Monday, April 15, 2013

Artwork (Again!)

Let's rant and rave a little bit on artwork again, kiddies.  A subject that, frankly, intrigues me.  A link in the publishing chain that has, traditionally, not been a focus for authors.  Either because the author wasn't/isn't interested in what kind of cover will grace their literary effort . . . or more likely not involved because traditional publishers have  consistently viewed that decision as being in their bailiwick and not in the author's bailiwick.

But as you may have noticed . . . the publishing world is changing.  And so too should a writer.

If you're a writer you should be intimately involved in the selection process.  If you're lucky enough to pick up a traditional publishing contract, what a potential reader sees on a book shelf could be the critical deciding factor in the decision to buy, or pass up, that purchase.

I think the same thing is true for ebooks.  Nope, most potential readers do not browse when they shop for a book to read on the internet.   But, along comes an eye-popping cover in a genre they're interested in, and I'd betcha half interest in the Brooklyn Bridge said curious reader will stop and closely examine both the artwork and the contents the artwork represents within.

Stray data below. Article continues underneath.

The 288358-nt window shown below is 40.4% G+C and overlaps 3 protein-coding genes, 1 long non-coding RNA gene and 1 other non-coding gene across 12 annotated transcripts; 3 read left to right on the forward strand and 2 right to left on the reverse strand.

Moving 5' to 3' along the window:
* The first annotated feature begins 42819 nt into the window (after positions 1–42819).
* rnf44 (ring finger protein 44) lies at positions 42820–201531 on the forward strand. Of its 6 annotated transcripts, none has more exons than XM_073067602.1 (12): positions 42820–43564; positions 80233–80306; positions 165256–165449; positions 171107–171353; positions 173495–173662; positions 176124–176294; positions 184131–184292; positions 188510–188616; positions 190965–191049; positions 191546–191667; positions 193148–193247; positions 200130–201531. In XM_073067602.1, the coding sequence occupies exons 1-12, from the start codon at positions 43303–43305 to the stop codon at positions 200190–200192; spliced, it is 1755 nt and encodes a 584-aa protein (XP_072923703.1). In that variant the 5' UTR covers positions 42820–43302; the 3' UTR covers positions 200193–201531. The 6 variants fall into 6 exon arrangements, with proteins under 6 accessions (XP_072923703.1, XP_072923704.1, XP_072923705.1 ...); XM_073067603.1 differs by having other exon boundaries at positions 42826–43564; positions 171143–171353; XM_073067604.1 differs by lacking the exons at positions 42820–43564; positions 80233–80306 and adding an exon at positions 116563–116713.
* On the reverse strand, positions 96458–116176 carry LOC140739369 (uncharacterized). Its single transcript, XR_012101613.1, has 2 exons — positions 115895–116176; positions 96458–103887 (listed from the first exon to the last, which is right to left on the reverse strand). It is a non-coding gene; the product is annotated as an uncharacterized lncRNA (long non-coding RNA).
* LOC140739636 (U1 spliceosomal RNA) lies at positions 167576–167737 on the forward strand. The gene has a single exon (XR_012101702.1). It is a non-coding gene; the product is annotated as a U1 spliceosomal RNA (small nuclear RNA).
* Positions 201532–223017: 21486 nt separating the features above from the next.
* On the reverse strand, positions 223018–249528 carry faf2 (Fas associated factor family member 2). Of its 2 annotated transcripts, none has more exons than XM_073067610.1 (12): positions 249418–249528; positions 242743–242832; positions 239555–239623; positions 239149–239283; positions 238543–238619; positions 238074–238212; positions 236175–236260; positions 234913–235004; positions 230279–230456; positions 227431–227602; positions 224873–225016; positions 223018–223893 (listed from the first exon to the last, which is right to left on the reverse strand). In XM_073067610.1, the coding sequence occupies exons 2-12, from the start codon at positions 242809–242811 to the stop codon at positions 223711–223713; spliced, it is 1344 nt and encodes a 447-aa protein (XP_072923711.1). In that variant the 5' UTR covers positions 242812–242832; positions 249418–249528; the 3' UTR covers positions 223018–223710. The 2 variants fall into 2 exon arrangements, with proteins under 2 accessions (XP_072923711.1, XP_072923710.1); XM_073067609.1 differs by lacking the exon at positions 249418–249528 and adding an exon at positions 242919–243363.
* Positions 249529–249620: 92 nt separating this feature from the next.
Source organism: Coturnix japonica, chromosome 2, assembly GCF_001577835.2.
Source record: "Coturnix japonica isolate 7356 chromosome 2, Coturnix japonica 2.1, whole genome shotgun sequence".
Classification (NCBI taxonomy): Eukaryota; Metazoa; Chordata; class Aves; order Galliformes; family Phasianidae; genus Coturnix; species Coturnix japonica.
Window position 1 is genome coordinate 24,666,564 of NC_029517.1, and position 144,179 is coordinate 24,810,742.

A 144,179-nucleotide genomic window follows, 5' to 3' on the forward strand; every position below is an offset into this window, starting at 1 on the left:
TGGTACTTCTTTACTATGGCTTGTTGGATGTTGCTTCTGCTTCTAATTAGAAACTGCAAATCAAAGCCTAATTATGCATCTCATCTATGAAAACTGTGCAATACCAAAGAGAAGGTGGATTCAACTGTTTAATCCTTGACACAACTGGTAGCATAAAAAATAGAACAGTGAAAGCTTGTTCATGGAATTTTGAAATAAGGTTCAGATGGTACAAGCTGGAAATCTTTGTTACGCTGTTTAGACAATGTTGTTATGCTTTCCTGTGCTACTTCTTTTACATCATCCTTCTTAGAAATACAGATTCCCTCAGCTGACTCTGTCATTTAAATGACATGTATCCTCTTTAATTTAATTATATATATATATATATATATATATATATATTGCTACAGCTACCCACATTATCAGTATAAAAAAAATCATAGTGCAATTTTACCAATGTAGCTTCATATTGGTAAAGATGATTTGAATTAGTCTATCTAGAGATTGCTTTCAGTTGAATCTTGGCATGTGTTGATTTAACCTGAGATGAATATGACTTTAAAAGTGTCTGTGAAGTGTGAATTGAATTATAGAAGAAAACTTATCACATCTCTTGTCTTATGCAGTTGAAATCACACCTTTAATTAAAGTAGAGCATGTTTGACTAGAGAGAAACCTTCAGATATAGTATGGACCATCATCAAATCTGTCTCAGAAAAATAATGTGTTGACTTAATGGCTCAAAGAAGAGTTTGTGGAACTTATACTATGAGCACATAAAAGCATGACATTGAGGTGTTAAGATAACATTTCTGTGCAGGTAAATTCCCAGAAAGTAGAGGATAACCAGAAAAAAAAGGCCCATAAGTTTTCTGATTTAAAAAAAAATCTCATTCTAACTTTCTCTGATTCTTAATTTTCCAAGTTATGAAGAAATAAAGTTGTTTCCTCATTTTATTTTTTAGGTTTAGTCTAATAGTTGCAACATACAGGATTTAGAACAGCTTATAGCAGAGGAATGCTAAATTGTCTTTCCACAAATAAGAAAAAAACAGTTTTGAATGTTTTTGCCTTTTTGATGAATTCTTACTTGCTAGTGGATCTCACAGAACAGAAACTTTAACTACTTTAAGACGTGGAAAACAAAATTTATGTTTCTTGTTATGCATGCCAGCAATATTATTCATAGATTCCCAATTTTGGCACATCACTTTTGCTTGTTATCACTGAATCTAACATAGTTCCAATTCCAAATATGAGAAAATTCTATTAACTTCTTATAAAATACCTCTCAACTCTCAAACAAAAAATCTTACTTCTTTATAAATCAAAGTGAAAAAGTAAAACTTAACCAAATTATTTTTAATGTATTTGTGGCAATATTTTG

Therefore let me reiterate.  As a writer you should be closely involved in the design and look of the book cover.  You should find an artist(s) whose style appeals to you.  Hopefully an amicable working relationship evolves between you two where give-and-take suggestions back and forth between artist and writer helps create the perfect image.  Use the world 'collaboration.'  It fits perfectly in what I'm trying to say.

Above is the finished process for the cover of a book of short stories called The Turner Hahn Files: Twenty for the Grave.  It's not out yet--still looking around for a publisher (and one may be very, very, very close to saying 'yes').  Twenty short stories featuring Turner Hahn and Frank Morales.  Stories that stretch over a two and a half year span of time.

The artist(s) are a couple of brothers Javier and Jesus Carmona of Madrid, Spain.  We've worked on other projects of mine before. Mostly my Fantasy novels (see Roland of the High Crags cover in the list of books in the right hand column).   I like their use of vivid color; their composition and lay outs, their attention to detail.  But more than anything, I truly enjoy their desire to work closely with me in coming up with the perfect image.

The above illustration started out as a mental image in my minds' eye.  Especially the background: the polished green marble with the gold veins.  My original idea was to have the two standing together like you see now . . . but in submitting my idea to the two in writing  I didn't make it clear enough.  So the rough-draft version came out looking like this.

I'm sure you see the differences.  More importantly I'm sure you see in the rough draft no visual representation of what the marbled back ground would look like.  A very important point.  When you select an artist to help you out, you have to rely their artistic ability to get the whole design hammered out correctly.